Kathak dancer Vidha Lal watched the night closely. But it’s not darkness that she saw. She saw light that guided her to a happy place within her core. Then she watched it again another night, and was enchanted in the same measure, untill the glory of the darkness became her muse. It’s now the subject matter of her new dance piece called Nishakanti.
A set of five compositions, representing various expressions of the night, will be performed by her, along with Kathak dancer Abhimanyu Lal. “Every composition tells a different story but the string that joins them is the night. From romance to a mother’s tender love for her baby, the performances use expressional aspects of Kathak to showcase the various moods of darkness,” says Vidha.
In Delhi, she says, people look at night very differently. The moment the sun goes down, they tend to go back to their homes with the belief that bad times lurk the corner. “For me it’s a time to be free. It’s a time of wonderment. I have attempted to bring out the light in the dark, along with the delight it throws up,” she says.
The first performance in the show is titled Padma Kanti, dedicated to Lord Vishnu, the one who holds a lotus flower in his hand that blooms at night. Indu Kanti follows this piece, wherein the beauty of the night is woven into shayaris. The third composition is Innocense, where the dancer use a few lines from the poetry of the 16th-century blind Hindu devotional poet and singer, Surdas, showcasing the splendour of motherly love. In the next composition called Abhisar Shringar, the dancers create a world of their own with the figments of love, passion and romance.
The evening culminates with Swapna Kanti wherein the dancer leaps into the world of dreams with a tarana, a style of singing in the Hindustani classical music. “This genre of music has numerous ragas set for each time of the day. Some explicitly beautiful ones are raga bahar, adana, bihag, chandrakauns, and malkauns. We’ve taken strands from these to create this choreography,” says Abhimanyu, who is teaching at the National Institute of Kathak Dance in Delhi. Vidha Lal, on the other hand, is the founder-Director of AV Dance Company Kathak Resonance, and teaches at the Devi Durga Kathak Sansthan.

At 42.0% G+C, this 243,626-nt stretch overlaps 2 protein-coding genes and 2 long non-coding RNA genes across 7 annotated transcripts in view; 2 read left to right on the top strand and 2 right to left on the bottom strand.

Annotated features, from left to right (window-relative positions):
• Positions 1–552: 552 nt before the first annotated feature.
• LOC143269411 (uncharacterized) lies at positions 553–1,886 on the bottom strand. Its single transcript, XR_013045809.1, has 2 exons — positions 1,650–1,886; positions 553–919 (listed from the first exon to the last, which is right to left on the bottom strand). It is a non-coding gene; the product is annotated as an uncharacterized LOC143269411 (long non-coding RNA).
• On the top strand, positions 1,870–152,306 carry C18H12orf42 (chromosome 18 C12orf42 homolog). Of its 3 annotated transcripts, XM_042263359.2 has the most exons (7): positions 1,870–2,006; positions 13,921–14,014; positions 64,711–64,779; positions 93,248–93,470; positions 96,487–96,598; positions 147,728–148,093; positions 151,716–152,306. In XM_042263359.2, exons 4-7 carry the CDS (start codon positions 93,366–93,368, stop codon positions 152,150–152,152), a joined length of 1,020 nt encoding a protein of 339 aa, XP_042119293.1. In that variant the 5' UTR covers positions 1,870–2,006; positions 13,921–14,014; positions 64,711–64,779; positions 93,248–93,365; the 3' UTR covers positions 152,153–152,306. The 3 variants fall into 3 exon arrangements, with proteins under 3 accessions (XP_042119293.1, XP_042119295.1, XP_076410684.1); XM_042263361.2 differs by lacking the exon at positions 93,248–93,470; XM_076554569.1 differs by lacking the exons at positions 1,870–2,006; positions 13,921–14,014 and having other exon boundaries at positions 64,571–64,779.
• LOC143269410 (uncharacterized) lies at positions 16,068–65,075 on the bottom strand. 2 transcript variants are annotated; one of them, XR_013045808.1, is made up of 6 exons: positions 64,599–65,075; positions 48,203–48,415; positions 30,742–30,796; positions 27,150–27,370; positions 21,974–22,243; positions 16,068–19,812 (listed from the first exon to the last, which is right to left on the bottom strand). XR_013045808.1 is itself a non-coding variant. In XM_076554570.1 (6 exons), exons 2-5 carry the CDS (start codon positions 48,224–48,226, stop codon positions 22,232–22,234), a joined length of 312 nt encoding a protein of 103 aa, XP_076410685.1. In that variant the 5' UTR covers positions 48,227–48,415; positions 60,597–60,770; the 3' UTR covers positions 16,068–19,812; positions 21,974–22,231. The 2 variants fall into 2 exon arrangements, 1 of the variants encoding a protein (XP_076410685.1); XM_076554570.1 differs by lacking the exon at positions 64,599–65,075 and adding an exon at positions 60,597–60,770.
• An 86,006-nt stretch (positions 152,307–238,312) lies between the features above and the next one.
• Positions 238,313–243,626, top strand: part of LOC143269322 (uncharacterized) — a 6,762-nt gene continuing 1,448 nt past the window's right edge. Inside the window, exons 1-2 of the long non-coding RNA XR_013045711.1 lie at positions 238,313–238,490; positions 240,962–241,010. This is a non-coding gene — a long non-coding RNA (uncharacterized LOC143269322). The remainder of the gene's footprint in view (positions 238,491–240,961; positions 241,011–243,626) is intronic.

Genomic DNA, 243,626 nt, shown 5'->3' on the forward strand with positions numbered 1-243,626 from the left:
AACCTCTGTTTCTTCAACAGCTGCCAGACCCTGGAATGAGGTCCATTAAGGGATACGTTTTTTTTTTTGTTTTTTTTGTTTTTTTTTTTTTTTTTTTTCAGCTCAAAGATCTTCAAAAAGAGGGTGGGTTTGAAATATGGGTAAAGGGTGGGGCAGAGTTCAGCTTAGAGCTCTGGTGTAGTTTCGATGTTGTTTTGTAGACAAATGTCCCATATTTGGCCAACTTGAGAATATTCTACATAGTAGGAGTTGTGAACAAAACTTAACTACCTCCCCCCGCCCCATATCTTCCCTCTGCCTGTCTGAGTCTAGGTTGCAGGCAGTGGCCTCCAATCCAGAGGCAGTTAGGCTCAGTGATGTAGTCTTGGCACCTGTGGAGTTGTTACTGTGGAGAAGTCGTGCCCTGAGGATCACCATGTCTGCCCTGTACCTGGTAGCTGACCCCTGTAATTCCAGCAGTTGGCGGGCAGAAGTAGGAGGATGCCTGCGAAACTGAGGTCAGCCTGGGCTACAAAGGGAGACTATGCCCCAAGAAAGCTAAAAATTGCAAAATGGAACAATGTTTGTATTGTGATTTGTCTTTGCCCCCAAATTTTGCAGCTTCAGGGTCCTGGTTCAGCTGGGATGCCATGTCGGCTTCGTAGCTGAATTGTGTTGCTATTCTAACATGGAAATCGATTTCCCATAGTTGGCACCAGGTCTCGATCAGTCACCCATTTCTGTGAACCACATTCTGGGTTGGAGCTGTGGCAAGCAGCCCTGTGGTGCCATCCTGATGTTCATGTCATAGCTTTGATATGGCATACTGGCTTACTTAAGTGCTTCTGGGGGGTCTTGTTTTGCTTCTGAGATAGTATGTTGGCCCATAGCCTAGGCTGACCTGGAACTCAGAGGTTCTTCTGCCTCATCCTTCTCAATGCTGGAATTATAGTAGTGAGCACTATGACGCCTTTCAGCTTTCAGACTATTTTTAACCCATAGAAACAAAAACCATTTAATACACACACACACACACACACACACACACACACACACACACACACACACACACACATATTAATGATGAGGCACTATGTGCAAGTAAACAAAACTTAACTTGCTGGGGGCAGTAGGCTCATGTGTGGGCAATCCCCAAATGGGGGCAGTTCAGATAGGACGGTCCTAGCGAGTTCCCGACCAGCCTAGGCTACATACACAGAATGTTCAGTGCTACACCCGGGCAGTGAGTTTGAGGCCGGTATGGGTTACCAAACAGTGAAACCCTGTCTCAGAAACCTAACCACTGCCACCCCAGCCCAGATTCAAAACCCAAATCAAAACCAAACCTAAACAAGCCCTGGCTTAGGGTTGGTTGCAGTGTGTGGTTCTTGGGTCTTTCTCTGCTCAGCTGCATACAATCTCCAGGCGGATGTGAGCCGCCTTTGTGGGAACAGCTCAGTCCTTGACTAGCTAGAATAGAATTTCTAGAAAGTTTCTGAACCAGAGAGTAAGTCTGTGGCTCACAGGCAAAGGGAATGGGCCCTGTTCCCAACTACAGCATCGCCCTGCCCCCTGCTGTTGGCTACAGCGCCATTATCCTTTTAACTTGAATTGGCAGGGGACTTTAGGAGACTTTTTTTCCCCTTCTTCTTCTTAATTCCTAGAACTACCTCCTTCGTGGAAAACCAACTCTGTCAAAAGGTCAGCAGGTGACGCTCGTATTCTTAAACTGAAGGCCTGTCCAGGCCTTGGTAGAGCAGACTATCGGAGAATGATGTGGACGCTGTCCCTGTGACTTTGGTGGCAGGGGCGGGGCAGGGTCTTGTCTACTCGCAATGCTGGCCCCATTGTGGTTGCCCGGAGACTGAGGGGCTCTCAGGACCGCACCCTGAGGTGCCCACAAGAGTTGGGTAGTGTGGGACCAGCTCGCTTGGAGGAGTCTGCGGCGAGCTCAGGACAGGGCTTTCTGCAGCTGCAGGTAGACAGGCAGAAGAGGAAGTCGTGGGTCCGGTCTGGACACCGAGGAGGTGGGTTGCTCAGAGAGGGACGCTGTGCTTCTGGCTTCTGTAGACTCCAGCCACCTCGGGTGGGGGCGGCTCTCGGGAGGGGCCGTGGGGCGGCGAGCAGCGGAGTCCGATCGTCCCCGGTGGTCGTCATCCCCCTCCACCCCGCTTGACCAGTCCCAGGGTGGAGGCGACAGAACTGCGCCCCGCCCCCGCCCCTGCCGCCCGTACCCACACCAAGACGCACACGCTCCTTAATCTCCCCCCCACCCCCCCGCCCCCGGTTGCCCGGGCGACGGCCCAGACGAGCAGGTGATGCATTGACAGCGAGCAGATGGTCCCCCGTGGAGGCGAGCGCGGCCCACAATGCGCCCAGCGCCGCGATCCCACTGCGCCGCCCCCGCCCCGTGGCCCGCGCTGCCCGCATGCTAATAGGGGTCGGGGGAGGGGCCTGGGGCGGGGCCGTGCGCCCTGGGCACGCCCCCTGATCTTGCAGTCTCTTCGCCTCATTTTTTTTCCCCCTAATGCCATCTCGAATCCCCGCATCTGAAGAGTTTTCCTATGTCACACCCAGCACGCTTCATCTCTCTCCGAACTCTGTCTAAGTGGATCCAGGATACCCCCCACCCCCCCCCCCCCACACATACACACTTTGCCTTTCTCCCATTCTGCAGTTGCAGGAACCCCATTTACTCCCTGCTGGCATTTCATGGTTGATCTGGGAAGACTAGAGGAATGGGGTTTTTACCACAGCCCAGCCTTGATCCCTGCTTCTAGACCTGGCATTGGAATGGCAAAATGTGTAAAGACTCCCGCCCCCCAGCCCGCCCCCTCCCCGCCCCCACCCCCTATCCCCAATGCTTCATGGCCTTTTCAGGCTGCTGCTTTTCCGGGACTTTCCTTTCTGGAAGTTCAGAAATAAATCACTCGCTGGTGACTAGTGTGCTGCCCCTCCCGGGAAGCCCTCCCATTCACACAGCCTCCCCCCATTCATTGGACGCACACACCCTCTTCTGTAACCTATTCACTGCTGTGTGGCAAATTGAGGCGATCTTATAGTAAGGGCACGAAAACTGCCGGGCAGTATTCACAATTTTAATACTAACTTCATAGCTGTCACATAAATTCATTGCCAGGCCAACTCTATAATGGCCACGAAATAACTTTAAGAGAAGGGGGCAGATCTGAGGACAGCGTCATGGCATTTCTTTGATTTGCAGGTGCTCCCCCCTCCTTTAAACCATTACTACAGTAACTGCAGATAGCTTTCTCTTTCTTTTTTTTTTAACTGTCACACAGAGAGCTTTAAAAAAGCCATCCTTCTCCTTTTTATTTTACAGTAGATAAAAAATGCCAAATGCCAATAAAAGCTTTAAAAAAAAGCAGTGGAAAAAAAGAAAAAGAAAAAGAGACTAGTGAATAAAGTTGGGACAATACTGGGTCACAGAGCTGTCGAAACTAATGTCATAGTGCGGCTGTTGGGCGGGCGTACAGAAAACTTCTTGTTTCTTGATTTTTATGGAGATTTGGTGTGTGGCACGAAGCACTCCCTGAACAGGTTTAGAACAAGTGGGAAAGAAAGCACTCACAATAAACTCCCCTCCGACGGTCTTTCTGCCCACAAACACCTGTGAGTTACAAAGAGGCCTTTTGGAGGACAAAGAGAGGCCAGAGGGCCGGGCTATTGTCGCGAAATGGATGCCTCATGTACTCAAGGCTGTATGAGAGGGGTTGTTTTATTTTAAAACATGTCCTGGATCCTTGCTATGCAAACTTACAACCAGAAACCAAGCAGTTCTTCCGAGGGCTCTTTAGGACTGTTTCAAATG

Both the dancers received training at the National Institute of Kathak in Delhi, from Geetanjali Lal, a Sangeet Natak Akademi Awardee from the Jaipur Gharana. Both dancers are grade A artists from Doordarshan and empanelled artists of Indian Council for Cultural Relations.
There was a time before they became man and wife, when Kathak was all that connected them. They were often complimented about their skill and stage presence as partners. As they performed together, people marvelled at their chemistry. “When this happened frequently, we started to think, perhaps we should date each other,” says Vidha smiling.
Though they perform together often, they’ve each developed an individul style within the the dance form. While Vidha’s body glorifies the spins, Abhimanyu’s strength lies in his footwork. Together they bring perfection to their dance vocabularly.
Both complete 15 years of marriage this October but Kathak remains their biggest love. February 13, at 7 pm, Stein Auditorium, India Habitat Center, Lodhi Road. Entry is free.